In San Marcos, there are many business entities which operate out of the owner’s residence. This is a very complicated area of the law governed by the IRS and FTB regarding any deductions and also the federal and state laws. The penalties and interest can be substantial and our law firm of Law Office of Scott C. Soady, A Professional Corporation, LLP can refer you to a qualified Certified Public Accountant who can assist you with your tax planning. Please feel free to e mail or call our firm.
To pass the threshold for use of the home business deduction, a taxpayer must satisfy the following two basic sets of requirements. The first set concerns the nature of the business activities, while the second set relates more to the place itself.
First, the use of the business part of the home must be exclusive (with exceptions to be discussed below), regular, and for the business. Second, the business part of the home must be one of the following: the principal place of business–the place where the taxpayer meets or deals with patients, clients, or customers in the normal course of business–or a separate, detached structure used for business.
The exclusive use factor means that the area is used only for business, not for a mixture of business and personal uses. However, the exclusive use requirement need not be met when a part of the home is used for storage of inventory or product samples, or for a day-care facility. When the IRS says that the use of the home must be for a trade or business, it does not mean any activity that makes money for the taxpayer. If you use a computer in your den for day-trading of stocks or online gambling, do not count on taking the deduction. As for what constitutes a “regular” use for business, that essentially means business conducted on a continuing basis, not occasionally. Even if a taxpayer has a place in the home used exclusively for business, the deduction is not available if the business activity is only sporadic.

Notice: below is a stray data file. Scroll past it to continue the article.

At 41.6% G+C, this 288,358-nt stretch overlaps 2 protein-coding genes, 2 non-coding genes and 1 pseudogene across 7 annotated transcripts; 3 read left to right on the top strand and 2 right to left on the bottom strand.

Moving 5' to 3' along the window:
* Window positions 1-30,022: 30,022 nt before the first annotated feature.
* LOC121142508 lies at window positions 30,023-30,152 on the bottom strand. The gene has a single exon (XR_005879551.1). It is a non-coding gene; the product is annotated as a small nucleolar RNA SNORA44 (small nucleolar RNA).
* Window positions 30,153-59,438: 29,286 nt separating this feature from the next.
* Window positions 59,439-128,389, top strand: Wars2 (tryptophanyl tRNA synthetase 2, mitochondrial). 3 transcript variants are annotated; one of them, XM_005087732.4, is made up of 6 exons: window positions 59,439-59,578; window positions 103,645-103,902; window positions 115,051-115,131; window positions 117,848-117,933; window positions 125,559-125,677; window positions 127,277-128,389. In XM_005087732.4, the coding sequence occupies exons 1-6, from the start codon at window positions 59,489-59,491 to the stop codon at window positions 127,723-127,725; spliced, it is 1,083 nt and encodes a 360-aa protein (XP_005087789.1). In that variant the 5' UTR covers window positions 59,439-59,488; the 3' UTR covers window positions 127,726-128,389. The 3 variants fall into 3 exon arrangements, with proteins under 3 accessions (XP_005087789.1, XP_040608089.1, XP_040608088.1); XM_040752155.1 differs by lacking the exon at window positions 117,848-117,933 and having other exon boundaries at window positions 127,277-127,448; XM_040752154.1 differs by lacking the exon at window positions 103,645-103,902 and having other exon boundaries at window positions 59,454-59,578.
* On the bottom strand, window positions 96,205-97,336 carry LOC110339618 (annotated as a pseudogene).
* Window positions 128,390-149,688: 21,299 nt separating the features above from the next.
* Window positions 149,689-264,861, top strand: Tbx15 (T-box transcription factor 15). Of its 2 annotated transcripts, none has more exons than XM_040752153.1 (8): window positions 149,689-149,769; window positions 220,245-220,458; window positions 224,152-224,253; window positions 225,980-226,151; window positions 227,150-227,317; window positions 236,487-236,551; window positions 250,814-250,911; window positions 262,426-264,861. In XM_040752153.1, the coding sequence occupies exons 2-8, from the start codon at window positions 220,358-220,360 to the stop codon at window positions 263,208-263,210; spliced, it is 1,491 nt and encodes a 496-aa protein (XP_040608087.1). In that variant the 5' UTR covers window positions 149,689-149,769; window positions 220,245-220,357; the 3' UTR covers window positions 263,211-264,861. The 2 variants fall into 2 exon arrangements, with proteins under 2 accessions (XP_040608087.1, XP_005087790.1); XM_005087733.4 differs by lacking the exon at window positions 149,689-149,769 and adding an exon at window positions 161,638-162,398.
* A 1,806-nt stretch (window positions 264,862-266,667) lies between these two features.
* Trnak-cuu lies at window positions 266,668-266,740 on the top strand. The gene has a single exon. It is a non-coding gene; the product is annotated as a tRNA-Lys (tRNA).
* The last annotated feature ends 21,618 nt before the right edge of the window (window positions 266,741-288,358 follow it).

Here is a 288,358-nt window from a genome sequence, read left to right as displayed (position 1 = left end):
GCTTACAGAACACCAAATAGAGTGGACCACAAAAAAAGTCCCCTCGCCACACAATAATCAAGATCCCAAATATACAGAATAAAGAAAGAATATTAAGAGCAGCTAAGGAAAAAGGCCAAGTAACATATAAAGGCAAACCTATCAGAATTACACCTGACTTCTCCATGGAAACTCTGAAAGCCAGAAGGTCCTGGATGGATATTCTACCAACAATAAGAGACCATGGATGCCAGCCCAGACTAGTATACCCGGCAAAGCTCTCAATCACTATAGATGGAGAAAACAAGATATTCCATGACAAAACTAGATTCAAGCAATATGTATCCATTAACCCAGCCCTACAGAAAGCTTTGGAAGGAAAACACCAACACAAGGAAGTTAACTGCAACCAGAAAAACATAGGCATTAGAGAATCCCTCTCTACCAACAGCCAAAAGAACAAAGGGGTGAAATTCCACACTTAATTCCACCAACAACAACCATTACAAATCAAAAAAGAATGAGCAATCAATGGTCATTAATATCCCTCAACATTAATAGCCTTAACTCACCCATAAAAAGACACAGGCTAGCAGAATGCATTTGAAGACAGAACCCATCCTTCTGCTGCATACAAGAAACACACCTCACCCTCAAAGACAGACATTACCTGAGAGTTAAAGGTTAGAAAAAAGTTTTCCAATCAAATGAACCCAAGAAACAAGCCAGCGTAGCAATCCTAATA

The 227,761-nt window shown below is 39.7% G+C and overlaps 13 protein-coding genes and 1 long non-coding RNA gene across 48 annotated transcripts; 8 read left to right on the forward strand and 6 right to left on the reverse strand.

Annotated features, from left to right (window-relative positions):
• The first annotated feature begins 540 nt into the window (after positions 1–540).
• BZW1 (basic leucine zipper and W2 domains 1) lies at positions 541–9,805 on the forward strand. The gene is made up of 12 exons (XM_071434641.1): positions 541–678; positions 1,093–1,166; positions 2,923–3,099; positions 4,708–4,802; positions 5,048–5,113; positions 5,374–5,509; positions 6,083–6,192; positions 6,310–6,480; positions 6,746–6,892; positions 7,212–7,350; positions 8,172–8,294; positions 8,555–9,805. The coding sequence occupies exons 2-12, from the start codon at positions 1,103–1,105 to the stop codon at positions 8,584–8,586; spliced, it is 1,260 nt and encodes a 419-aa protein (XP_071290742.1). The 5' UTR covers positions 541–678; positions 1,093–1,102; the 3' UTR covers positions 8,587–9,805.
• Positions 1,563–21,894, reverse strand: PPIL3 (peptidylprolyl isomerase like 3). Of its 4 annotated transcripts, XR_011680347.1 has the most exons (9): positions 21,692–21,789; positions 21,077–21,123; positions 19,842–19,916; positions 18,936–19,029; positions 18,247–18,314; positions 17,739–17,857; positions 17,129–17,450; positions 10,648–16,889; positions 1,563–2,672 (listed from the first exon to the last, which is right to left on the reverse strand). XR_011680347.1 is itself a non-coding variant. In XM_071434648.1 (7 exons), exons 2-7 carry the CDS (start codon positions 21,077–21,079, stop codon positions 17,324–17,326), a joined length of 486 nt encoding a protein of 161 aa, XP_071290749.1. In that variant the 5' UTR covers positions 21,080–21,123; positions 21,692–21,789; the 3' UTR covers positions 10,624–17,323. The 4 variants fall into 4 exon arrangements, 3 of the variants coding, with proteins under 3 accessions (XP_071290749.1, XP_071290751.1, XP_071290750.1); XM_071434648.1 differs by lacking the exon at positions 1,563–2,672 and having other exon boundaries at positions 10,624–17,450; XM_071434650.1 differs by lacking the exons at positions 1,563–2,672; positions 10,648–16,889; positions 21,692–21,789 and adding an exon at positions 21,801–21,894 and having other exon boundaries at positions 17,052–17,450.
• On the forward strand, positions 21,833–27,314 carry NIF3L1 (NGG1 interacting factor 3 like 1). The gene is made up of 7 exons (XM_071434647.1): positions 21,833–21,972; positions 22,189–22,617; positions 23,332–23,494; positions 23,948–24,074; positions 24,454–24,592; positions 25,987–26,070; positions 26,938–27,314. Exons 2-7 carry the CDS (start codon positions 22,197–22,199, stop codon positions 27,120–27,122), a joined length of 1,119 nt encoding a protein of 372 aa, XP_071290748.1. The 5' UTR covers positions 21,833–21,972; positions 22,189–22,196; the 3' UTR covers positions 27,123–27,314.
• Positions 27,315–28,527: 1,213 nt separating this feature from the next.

As for the requirements relating to the place itself, the area in the home used for business is a “principal place of business” if it is used exclusively and regularly for the administrative or management activities of the business, and there is no other fixed location where substantial activities of that kind are carried out. If some business is transacted at more than one location, determining whether the home location is the principal place of business requires consideration of the relative importance of the activities at each location. If that does not provide an answer, the time spent at each site should be considered. Remember that the deduction is available if either the home is the place for meeting with patients, clients, or customers, or a separate structure on the premises is dedicated for business.
If the taxpayer is an employee using part of a home for business, the deduction is available if all of the requirements described above are met, plus two additional tests. The business use must be for the convenience of the employer (not just appropriate or helpful), and the employee may not rent all or part of the home to the employer while using the rented portion to perform services as an employee.